The hoped for improvements in the global dairy markets seem to be far in the future and dairy farmers are coming to terms with the prospect of low prices for many months to come.

The scale of the collapse in dairy markets and the duration of the problem is putting many farm businesses under severe pressure and causing difficult questions to be asked about their future in milk production.

There is no quick fix in prospect and with winter bonuses discontinued, prices are continuing to fall. Current milk prices are well below the cost of production on most farms and the focus must be on reducing that unit cost of production to ensure the survival of the business until a better demand – supply balance is established and dairy product prices improve.

The vast majority of the provinces dairy farms are efficient and well managed but even on the best units a close analysis of performance and benchmarking of results can highlight opportunities to further improve the efficiencies and drive down costs.

The productivity from grassland has been highlighted as an area which has been neglected on many farms in recent years. It has been calculated that the average yield of grass from the provinces livestock farms is less than 6 tonnes of dry matter per hectare but the best practitioners can produce 12 tonnes per hectare.  For most farmers a 20% increase in grass production would be an achievable target and could bring significant savings on feed and conacre costs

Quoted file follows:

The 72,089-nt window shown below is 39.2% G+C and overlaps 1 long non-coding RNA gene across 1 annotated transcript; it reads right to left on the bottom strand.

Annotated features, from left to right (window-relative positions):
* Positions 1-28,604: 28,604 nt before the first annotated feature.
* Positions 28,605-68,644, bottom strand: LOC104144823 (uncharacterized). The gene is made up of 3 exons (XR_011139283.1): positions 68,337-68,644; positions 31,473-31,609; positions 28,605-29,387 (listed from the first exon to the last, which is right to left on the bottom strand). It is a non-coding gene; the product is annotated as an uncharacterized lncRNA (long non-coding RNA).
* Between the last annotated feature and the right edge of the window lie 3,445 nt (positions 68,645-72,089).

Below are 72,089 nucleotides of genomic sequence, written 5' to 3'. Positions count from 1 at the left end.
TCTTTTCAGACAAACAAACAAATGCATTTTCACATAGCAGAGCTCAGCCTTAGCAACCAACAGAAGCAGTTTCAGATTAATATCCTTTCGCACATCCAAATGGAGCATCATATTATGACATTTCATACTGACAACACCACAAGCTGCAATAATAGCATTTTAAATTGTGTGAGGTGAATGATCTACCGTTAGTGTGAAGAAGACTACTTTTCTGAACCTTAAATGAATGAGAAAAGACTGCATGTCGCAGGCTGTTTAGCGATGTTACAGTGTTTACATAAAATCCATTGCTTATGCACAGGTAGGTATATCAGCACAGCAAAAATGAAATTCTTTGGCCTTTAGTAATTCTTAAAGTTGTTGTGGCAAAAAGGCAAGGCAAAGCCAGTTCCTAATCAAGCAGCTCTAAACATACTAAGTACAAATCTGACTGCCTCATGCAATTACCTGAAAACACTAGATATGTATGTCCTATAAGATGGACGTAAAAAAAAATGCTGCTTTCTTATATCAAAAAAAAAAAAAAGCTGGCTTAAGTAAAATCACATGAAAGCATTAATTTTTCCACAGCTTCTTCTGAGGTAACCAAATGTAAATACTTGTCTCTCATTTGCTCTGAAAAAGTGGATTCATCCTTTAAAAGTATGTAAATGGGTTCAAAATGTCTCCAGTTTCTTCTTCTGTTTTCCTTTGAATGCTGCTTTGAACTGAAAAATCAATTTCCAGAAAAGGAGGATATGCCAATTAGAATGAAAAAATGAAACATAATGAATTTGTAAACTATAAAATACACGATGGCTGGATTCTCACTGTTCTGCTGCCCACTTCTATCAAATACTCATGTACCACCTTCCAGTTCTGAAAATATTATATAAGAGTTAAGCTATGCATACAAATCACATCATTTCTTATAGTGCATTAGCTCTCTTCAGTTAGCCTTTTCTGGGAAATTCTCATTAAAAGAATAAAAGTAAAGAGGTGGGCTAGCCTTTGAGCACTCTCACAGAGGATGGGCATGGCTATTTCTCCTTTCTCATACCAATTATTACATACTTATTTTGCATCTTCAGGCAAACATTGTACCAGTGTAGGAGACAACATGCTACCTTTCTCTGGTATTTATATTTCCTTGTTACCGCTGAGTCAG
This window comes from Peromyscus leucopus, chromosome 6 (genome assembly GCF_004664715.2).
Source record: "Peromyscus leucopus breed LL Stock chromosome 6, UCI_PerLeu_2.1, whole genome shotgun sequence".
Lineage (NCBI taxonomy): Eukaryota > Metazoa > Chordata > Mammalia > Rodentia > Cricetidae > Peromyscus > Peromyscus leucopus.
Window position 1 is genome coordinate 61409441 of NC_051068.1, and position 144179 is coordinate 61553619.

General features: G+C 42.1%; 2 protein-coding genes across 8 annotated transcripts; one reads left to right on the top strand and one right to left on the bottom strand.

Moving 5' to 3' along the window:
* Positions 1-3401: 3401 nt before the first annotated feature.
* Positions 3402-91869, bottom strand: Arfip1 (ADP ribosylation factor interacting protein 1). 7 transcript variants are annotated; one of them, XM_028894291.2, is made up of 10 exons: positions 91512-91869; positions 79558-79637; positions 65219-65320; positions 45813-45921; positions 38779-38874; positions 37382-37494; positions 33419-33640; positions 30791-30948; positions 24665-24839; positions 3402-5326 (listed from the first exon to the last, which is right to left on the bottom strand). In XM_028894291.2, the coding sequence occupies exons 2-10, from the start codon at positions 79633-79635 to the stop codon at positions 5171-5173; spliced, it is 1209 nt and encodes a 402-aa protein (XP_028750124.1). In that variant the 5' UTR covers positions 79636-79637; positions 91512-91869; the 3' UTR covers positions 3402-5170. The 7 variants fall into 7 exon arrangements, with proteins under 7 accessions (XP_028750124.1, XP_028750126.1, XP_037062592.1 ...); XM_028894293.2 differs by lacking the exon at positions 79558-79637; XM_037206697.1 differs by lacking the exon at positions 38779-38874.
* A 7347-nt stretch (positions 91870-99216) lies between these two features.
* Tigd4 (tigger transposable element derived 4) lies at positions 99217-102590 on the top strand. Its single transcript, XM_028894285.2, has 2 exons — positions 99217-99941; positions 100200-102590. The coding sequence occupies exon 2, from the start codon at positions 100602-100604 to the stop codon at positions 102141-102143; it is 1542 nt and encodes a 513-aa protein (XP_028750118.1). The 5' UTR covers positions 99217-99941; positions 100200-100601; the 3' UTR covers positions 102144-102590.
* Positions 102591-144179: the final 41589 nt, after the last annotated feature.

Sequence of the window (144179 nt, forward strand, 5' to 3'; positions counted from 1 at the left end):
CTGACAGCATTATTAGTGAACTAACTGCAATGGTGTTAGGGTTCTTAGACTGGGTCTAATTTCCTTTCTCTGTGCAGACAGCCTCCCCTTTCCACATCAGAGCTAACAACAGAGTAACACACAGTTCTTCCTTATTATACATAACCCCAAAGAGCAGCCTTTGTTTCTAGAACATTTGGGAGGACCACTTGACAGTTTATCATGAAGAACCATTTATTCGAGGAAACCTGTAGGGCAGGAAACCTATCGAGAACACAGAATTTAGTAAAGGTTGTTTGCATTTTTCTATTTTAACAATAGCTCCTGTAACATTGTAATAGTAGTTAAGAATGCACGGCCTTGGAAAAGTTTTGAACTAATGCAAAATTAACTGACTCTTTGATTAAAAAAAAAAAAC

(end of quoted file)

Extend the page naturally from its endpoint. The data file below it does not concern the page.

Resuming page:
This could be achieved through a focus on soil fertility and precise use of farm manures and chemical fertilisers.                    Soil testing  is the first step – an analysis of a cross section of the soils on the farm should be carried out immediately and before any slurry is applied. This will allow the needs of the soil to be identified and a fertiliser program can be produced to supply precisely the nutrients which are required. The correct Ph is the first priority and a dressing of lime may be needed to ensure the efficient utilisation of the fertilisers applied. Fertiliser is one of the best investments a farmer can make and most soils will benefit from the use of more Nitrogen, Potash and Sulphur as the key nutrients required to ensure good grass growth.   By directing farm manures to the areas where they can produce the best response, and by using chemical fertilisers to drive grass growth, better yields can be produced from grazed grass and silage.

The utilisation of this grass and silage and the rationing of forage in the cow’s diet needs to be precisely balanced to ensure that the cows health and productivity is maintained. Quality forage is the lowest cost feed that can be used and as part of a properly formulated feed program can help produce a more sustainable farm business.